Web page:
If Pueblo Peak is the heartbeat of Taos, then Taos Pueblo is its soul
by Scott Gerdes
Taos Pueblo has been closed to visitors due to coronavirus precautions since March 11, 2020. For more information, check the website at taospueblo.com or call (575) 758-1028.
A world, a culture apart, no visitor should miss seeing the ancient pueblo — perhaps the world’s oldest apartment building. Here, life goes on much the same as it has for approximately 1,000 years. You may notice a shiny pickup truck parked nearby or see modern cell phones, but the customs and the unwritten Tiwa (pronounced TEE-wah) language have changed little over the centuries.
Splinter groups of prehistoric Puebloan people established a permanent settlement in Taos Valley around 1000 A.D. Those who settled in Pot Creek left the pueblo established there between 1320-1350. They are credited with building the multistoried structures that became Taos Pueblo.
They were farmers and hunters, and their geographic location made the pueblo a crossroads and trading center for other Indian tribes.
In 1540, the Spanish Conquistadors of the Coronado Expedition arrived at Taos Pueblo’s doorstep. They are said to be the first Europeans to see Taos Valley. They were looking for gold. Fifty-eight years later, Don Juan de Oñate colonized New Mexico for the Spanish empire.
In the beginning, while hesitant, the Tiwa Indians opened their doors to the strangers hoping for harmonious living. But the influential Catholic clergy’s main motive was to convert the Tiwa to the Catholic religion and enslave them to build a chapel in the name of Saint Jerome. Because of forced baptism, Natives were given Spanish surnames. Skirmishes periodically broke out.
Under the leadership of Po’pay, from San Juan Pueblo, the Spaniards — and the indigenous people they brought with them — were defeated during the 1680 Pueblo revolt and forced to retreat south.
The Spanish “reconquest” was carried out by Don Diego de Vargas in 1696. The Spanish colonists then returned to the valley for good. Over time, the faiths that divided the two cultures became blended. This is seen in the prominence of the Blessed Virgin Mary within the church and in the religion-inspired artwork since the Tiwa closely associate her with Mother Earth.
Taos Pueblo is not just a home; it’s a way of life.
The preserved, proud culture of the Red Willow people stands tall amid the large timbers and adobe bricks that make up the approximately 1,000-year-old multistory dwelling. Taos Pueblo culture inhales and exhales the warm smell of cedar wood and bread baking in hornos (outdoor adobe ovens). Its heart beats faster during the traditional dances and feast days — in the drum beats, ancient songs and handcrafted art. It lives in the faces of the more than 1,900 Pueblo members. The land base of Taos Pueblo is 99,000 acres. It is a sovereign nation.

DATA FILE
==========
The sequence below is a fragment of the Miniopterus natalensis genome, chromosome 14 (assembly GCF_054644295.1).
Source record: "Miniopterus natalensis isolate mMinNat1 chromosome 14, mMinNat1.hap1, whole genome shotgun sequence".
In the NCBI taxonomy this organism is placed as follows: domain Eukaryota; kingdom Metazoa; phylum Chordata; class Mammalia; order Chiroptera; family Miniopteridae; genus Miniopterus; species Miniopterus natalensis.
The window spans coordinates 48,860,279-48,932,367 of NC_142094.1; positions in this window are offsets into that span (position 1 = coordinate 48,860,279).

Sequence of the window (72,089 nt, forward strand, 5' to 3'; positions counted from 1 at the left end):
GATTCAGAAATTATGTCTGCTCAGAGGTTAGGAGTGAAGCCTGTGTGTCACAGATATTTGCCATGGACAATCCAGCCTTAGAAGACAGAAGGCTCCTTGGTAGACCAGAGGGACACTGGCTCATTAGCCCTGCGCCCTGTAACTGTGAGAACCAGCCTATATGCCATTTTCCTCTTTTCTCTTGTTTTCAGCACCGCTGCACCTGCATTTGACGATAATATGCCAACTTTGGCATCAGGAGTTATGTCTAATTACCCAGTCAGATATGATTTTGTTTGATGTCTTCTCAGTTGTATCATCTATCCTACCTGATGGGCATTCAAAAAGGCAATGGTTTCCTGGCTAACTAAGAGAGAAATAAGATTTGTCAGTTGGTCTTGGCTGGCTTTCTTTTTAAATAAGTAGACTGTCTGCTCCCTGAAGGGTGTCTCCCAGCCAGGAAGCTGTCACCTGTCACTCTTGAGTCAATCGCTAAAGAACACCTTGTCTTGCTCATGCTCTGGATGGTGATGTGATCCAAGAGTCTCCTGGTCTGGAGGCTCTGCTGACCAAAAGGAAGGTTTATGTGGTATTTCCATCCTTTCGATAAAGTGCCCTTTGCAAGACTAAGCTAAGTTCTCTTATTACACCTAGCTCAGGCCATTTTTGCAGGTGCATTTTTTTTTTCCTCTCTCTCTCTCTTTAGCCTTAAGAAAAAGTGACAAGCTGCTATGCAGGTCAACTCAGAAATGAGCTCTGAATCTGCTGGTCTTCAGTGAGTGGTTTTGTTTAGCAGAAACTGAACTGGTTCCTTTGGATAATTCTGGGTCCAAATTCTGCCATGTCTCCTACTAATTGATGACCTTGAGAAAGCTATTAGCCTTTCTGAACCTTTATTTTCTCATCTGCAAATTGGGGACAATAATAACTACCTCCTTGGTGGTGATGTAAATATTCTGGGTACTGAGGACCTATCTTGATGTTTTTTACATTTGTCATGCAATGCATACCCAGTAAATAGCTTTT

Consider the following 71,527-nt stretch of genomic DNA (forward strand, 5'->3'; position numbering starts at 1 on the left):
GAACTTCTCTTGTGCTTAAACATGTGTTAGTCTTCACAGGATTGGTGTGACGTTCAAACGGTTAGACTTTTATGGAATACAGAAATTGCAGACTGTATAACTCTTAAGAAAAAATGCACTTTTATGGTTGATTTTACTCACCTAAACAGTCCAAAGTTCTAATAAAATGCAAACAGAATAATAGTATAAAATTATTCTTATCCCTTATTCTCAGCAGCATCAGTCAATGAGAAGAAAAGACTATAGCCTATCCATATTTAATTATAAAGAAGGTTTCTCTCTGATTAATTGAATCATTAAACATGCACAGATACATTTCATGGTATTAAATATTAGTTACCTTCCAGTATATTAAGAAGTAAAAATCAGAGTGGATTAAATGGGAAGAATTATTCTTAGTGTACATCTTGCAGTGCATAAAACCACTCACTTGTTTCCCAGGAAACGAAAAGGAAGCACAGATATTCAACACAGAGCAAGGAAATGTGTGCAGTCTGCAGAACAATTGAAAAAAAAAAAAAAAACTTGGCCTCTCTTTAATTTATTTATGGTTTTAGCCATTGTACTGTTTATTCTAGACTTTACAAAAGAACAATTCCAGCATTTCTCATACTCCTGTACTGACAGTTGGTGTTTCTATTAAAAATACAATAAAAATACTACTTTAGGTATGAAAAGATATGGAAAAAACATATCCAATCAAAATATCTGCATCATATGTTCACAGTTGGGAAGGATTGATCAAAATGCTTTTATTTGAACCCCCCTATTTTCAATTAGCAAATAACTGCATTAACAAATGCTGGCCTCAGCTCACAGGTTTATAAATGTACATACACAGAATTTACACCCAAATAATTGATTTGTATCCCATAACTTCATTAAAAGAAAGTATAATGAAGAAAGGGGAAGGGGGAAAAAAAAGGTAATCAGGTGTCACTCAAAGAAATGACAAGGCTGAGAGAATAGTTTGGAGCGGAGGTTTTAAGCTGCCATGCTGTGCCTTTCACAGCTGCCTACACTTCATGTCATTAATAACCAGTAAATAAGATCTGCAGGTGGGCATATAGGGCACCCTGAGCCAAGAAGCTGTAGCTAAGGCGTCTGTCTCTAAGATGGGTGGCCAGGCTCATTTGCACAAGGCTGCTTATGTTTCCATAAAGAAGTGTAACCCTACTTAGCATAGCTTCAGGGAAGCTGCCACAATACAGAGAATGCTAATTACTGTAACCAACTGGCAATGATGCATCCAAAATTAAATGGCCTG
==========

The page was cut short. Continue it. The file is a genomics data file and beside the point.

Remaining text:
The power of Native nations is as strong as ever, an energy that is clearly evident at the annual Taos Pueblo Powwow, cancelled this year due to COVID-19 precautions, as is entry to the pueblo at press time.
Celebrations of faith
Feast days are an integral part of the Pueblo culture. They were introduced by the Spanish colonization and represent the celebration of the Patron Saints of the Catholic religion. Feast Days also coincide with the traditional Pueblo spiritual beliefs, which allows the people of the Pueblo community to practice both the Catholic and Pueblo religions.
A typical Feast Day is a day of eating, visiting with family, friends and enjoying the traditional dances that are allowed to be witnessed by public spectators. Although feast days are open to the public, one must be invited into a home to visit and/or share a feast day meal. Please use common courtesy and do not walk into a home uninvited.
Other common courtesies include: After a dance is over please do not applaud for these are not performances. Native dances are part of a ceremony and it is an honor to see them. And while watching the dances, please refrain from talking to community members regarding what is the significance of the dance and don’t speak with the dancers.
Cameras and cell phones are not allowed during religious ceremonies; they could be confiscated and won’t be returned.
Please note that the Pueblo periodically closes to the public for tribal rituals. Call (575) 758-1028 before you plan to visit.
Hours: Mon.-Sat. 8 a.m.-4:30 p.m.; Sun. 8:30 a.m.-4:30 p.m. (except for tribal ritual closures).
Entrance fees: Call for current fees for adults, students (11 and older, includes college ID), groups of six or more, children 10 and under, free.
• The Red Willow River that gracefully flows from sacred Blue Lake (see the Blue Lake 50th anniversary story) — hidden from view in the mountains — to the Río Grande is the Pueblo’s main source of drinking water. Therefore, please don’t walk in it. Blue Lake, the mountain areas and lands outside Pueblo walls are off-limits to visitors.
• Photography, cell phone use and recording devices are not allowed out of respect and to prevent exploitation during Feast Days.
• All photos are for personal use only. Any other commercial, documentary, educational use or artist renderings must have prior approval (inquire with tourism office).
• Because families still reside in the original structure, there are privacy issues. Only doors that are clearly marked as a business should be entered. The Pueblo has been a major place of trade for centuries, which is still evident by the various businesses. Most shops accept credit cards and all goods are tax free.
• Out of respect, please ask permission before taking a picture of a Taos Pueblo member.
• Any areas and pathways that are off-limits to visitors are clearly marked.
• Other rules state pets must be leashed, and climbing on ladders or buildings is strictly prohibited.